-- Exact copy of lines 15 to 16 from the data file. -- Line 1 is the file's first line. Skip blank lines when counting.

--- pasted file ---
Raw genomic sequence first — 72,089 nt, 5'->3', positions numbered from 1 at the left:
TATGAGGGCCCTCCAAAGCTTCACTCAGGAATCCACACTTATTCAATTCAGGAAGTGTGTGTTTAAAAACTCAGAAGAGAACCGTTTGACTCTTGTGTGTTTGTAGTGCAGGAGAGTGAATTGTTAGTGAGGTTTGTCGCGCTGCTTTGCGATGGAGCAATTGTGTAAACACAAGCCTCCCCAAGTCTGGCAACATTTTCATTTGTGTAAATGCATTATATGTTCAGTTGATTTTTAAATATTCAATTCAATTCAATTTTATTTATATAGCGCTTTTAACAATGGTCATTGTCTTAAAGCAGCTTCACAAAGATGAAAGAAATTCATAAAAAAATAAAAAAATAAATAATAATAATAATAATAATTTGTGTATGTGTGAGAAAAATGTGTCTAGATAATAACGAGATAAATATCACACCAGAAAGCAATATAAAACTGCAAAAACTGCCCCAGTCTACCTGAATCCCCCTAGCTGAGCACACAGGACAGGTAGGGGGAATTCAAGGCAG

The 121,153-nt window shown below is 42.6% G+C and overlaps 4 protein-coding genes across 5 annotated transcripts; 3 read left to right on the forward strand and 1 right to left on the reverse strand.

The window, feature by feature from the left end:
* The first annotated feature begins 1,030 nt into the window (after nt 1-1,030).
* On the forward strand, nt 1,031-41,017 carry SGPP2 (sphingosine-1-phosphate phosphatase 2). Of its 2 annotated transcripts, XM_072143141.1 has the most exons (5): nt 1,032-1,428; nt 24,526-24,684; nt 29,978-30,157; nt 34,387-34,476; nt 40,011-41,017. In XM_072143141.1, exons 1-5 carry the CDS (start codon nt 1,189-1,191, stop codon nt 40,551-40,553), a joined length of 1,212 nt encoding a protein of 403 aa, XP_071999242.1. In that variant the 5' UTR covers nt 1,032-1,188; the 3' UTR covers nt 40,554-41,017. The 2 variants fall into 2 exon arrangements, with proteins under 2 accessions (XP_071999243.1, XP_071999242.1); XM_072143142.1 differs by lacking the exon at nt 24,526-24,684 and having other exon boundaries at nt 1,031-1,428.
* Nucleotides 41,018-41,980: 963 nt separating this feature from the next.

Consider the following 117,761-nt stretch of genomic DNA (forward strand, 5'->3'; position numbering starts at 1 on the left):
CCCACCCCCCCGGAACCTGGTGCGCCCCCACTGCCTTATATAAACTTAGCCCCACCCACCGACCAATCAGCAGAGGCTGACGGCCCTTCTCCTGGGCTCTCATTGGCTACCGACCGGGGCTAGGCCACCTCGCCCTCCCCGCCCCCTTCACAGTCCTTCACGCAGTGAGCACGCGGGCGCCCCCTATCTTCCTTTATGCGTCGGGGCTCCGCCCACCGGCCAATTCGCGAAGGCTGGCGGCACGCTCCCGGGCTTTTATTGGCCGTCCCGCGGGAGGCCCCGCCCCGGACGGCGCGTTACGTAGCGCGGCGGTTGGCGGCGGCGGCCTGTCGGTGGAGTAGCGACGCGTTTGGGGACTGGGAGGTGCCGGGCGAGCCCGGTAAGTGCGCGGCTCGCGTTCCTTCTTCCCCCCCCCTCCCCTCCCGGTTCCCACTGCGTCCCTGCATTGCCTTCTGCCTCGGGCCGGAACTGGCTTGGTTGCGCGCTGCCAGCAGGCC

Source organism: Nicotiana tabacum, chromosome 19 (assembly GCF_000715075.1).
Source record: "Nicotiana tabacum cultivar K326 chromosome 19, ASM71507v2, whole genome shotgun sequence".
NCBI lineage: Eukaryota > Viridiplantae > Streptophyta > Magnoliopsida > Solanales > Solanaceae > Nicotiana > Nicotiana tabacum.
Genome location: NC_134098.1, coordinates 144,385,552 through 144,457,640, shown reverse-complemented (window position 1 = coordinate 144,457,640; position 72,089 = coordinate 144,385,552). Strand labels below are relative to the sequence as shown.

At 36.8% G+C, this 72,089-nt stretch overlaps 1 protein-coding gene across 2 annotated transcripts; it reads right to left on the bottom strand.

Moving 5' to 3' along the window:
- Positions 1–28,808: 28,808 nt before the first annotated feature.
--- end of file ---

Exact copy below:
Moving 5' to 3' along the window:
- Positions 1–28,808: 28,808 nt before the first annotated feature.